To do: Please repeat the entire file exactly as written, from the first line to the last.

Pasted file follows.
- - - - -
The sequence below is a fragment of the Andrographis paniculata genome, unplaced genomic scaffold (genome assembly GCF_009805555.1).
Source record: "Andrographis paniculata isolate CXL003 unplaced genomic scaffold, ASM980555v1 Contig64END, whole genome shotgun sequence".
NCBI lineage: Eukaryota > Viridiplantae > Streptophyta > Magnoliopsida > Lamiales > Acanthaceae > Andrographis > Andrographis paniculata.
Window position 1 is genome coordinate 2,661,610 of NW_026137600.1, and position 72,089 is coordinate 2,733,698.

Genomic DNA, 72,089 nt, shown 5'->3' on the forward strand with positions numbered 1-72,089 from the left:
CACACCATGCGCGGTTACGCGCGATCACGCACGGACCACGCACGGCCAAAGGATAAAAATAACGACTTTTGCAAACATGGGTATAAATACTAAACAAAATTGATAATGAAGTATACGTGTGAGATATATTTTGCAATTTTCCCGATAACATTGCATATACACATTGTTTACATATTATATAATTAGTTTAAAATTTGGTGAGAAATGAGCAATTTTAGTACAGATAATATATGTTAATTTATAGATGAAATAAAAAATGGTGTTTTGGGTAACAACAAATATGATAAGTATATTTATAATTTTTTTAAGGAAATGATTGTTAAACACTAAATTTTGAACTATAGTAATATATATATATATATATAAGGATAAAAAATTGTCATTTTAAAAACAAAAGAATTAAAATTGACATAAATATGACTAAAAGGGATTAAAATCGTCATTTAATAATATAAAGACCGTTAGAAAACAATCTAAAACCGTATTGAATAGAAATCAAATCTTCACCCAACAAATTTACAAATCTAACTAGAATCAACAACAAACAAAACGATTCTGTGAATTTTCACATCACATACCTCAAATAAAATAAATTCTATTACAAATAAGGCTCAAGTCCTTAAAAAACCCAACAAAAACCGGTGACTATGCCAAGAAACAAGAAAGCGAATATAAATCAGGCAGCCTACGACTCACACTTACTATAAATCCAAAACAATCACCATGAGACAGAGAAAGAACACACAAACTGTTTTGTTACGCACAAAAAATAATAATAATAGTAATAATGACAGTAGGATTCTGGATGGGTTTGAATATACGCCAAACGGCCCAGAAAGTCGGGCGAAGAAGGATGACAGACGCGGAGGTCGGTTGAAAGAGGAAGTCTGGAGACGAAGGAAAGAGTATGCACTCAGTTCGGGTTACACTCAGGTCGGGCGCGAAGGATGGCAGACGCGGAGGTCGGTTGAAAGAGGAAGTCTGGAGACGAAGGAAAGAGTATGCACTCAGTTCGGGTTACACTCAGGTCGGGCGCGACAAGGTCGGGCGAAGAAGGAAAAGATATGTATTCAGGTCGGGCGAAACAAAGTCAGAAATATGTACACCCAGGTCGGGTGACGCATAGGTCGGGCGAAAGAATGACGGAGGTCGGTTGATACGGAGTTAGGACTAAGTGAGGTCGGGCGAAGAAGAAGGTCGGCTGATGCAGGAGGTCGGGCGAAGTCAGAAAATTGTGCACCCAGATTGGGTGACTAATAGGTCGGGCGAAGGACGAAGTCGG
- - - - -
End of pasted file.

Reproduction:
The sequence below is a fragment of the Andrographis paniculata genome, unplaced genomic scaffold (genome assembly GCF_009805555.1).
Source record: "Andrographis paniculata isolate CXL003 unplaced genomic scaffold, ASM980555v1 Contig64END, whole genome shotgun sequence".
NCBI lineage: Eukaryota > Viridiplantae > Streptophyta > Magnoliopsida > Lamiales > Acanthaceae > Andrographis > Andrographis paniculata.
Window position 1 is genome coordinate 2,661,610 of NW_026137600.1, and position 72,089 is coordinate 2,733,698.

Genomic DNA, 72,089 nt, shown 5'->3' on the forward strand with positions numbered 1-72,089 from the left:
CACACCATGCGCGGTTACGCGCGATCACGCACGGACCACGCACGGCCAAAGGATAAAAATAACGACTTTTGCAAACATGGGTATAAATACTAAACAAAATTGATAATGAAGTATACGTGTGAGATATATTTTGCAATTTTCCCGATAACATTGCATATACACATTGTTTACATATTATATAATTAGTTTAAAATTTGGTGAGAAATGAGCAATTTTAGTACAGATAATATATGTTAATTTATAGATGAAATAAAAAATGGTGTTTTGGGTAACAACAAATATGATAAGTATATTTATAATTTTTTTAAGGAAATGATTGTTAAACACTAAATTTTGAACTATAGTAATATATATATATATATATAAGGATAAAAAATTGTCATTTTAAAAACAAAAGAATTAAAATTGACATAAATATGACTAAAAGGGATTAAAATCGTCATTTAATAATATAAAGACCGTTAGAAAACAATCTAAAACCGTATTGAATAGAAATCAAATCTTCACCCAACAAATTTACAAATCTAACTAGAATCAACAACAAACAAAACGATTCTGTGAATTTTCACATCACATACCTCAAATAAAATAAATTCTATTACAAATAAGGCTCAAGTCCTTAAAAAACCCAACAAAAACCGGTGACTATGCCAAGAAACAAGAAAGCGAATATAAATCAGGCAGCCTACGACTCACACTTACTATAAATCCAAAACAATCACCATGAGACAGAGAAAGAACACACAAACTGTTTTGTTACGCACAAAAAATAATAATAATAGTAATAATGACAGTAGGATTCTGGATGGGTTTGAATATACGCCAAACGGCCCAGAAAGTCGGGCGAAGAAGGATGACAGACGCGGAGGTCGGTTGAAAGAGGAAGTCTGGAGACGAAGGAAAGAGTATGCACTCAGTTCGGGTTACACTCAGGTCGGGCGCGAAGGATGGCAGACGCGGAGGTCGGTTGAAAGAGGAAGTCTGGAGACGAAGGAAAGAGTATGCACTCAGTTCGGGTTACACTCAGGTCGGGCGCGACAAGGTCGGGCGAAGAAGGAAAAGATATGTATTCAGGTCGGGCGAAACAAAGTCAGAAATATGTACACCCAGGTCGGGTGACGCATAGGTCGGGCGAAAGAATGACGGAGGTCGGTTGATACGGAGTTAGGACTAAGTGAGGTCGGGCGAAGAAGAAGGTCGGCTGATGCAGGAGGTCGGGCGAAGTCAGAAAATTGTGCACCCAGATTGGGTGACTAATAGGTCGGGCGAAGGACGAAGTCGG